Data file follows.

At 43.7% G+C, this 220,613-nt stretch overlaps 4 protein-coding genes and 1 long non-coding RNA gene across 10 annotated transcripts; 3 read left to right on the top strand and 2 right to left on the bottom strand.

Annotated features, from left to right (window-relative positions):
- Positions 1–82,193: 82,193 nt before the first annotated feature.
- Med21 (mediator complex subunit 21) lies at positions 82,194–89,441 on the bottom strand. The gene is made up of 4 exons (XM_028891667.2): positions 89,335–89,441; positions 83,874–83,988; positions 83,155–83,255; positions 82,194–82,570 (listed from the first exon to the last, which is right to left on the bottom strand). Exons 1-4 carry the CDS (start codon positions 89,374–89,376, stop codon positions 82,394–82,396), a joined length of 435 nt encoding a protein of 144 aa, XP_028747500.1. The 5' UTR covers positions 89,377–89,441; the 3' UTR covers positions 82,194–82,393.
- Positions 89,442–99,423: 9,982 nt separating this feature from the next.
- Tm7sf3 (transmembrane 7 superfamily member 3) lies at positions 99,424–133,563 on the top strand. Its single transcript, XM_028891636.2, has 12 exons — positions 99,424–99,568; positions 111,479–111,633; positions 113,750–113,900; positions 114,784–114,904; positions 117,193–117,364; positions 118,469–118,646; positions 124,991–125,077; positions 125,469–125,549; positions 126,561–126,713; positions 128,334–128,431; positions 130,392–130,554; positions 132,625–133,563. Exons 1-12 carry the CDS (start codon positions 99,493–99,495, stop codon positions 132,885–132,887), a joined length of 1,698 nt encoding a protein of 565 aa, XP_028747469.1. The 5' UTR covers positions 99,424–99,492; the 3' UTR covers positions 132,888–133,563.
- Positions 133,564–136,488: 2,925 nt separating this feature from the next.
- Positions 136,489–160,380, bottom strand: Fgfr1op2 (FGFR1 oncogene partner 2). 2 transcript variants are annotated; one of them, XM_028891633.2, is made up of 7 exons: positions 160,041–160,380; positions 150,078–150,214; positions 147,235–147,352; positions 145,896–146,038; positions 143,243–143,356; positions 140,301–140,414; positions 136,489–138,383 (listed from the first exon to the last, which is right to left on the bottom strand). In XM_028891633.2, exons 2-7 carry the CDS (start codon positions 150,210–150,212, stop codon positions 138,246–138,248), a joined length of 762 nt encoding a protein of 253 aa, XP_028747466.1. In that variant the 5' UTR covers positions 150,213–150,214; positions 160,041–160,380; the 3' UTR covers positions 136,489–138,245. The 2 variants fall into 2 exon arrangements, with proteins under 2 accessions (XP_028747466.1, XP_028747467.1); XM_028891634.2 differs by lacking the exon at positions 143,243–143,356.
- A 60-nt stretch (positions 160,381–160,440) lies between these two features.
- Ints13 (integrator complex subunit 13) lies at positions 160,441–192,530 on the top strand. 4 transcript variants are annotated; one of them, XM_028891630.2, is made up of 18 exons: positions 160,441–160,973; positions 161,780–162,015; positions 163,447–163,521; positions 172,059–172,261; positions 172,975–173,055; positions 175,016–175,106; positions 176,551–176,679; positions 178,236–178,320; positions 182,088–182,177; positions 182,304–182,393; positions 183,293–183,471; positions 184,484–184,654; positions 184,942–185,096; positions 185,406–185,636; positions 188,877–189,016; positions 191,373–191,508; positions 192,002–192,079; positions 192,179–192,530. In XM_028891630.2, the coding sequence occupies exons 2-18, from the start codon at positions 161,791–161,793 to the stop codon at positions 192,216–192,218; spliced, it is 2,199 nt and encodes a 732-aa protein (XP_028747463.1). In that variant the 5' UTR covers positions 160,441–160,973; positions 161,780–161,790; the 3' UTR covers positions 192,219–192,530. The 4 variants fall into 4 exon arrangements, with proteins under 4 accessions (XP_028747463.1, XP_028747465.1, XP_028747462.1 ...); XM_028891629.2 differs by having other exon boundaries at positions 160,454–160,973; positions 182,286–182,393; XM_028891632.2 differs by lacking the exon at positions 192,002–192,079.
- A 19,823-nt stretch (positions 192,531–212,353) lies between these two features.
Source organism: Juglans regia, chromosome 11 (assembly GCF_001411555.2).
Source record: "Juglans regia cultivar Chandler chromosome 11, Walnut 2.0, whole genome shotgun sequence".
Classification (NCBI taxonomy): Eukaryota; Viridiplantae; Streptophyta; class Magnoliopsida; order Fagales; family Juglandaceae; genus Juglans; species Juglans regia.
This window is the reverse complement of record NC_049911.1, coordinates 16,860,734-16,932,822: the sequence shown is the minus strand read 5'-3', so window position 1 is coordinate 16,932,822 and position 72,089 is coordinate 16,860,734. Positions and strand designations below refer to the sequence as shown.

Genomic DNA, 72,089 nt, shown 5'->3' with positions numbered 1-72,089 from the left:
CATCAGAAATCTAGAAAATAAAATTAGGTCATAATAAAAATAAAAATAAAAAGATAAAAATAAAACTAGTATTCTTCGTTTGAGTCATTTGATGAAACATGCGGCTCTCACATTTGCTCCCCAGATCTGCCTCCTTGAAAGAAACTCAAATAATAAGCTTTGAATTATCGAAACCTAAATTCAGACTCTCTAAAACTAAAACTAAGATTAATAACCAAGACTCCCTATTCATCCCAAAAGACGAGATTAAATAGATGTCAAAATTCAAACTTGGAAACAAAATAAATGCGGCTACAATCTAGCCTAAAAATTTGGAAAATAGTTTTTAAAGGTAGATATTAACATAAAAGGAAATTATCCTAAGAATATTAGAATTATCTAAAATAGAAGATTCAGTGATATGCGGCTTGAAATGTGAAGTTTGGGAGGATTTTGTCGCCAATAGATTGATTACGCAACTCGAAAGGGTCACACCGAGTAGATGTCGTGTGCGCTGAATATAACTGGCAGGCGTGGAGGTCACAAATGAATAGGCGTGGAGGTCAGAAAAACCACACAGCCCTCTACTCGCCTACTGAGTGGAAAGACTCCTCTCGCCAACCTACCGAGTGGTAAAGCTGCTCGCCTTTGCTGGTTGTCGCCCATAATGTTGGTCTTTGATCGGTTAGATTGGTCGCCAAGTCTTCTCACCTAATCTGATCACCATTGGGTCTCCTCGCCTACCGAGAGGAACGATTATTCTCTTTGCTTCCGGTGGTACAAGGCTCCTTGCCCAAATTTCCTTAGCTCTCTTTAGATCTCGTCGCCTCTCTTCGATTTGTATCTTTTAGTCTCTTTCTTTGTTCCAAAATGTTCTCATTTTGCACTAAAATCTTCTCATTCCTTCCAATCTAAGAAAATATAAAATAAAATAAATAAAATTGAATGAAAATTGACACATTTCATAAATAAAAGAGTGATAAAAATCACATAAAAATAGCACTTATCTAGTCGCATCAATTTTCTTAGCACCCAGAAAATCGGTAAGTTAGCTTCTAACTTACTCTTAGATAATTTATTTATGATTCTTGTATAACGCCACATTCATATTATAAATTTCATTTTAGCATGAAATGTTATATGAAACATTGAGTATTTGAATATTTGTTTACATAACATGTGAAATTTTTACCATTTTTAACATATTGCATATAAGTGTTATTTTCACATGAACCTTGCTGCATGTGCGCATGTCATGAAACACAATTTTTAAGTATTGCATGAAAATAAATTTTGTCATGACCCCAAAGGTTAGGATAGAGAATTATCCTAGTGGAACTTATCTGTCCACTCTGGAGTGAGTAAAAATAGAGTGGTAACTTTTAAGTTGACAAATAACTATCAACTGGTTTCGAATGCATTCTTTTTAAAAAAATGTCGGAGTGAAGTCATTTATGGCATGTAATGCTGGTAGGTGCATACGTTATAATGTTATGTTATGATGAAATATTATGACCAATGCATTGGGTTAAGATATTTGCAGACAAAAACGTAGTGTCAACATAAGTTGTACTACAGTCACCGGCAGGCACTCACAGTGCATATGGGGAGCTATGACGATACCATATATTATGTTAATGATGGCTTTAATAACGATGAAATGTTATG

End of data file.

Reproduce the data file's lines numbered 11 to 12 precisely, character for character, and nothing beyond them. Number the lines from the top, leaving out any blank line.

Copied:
- A 19,823-nt stretch (positions 192,531–212,353) lies between these two features.
Source organism: Juglans regia, chromosome 11 (assembly GCF_001411555.2).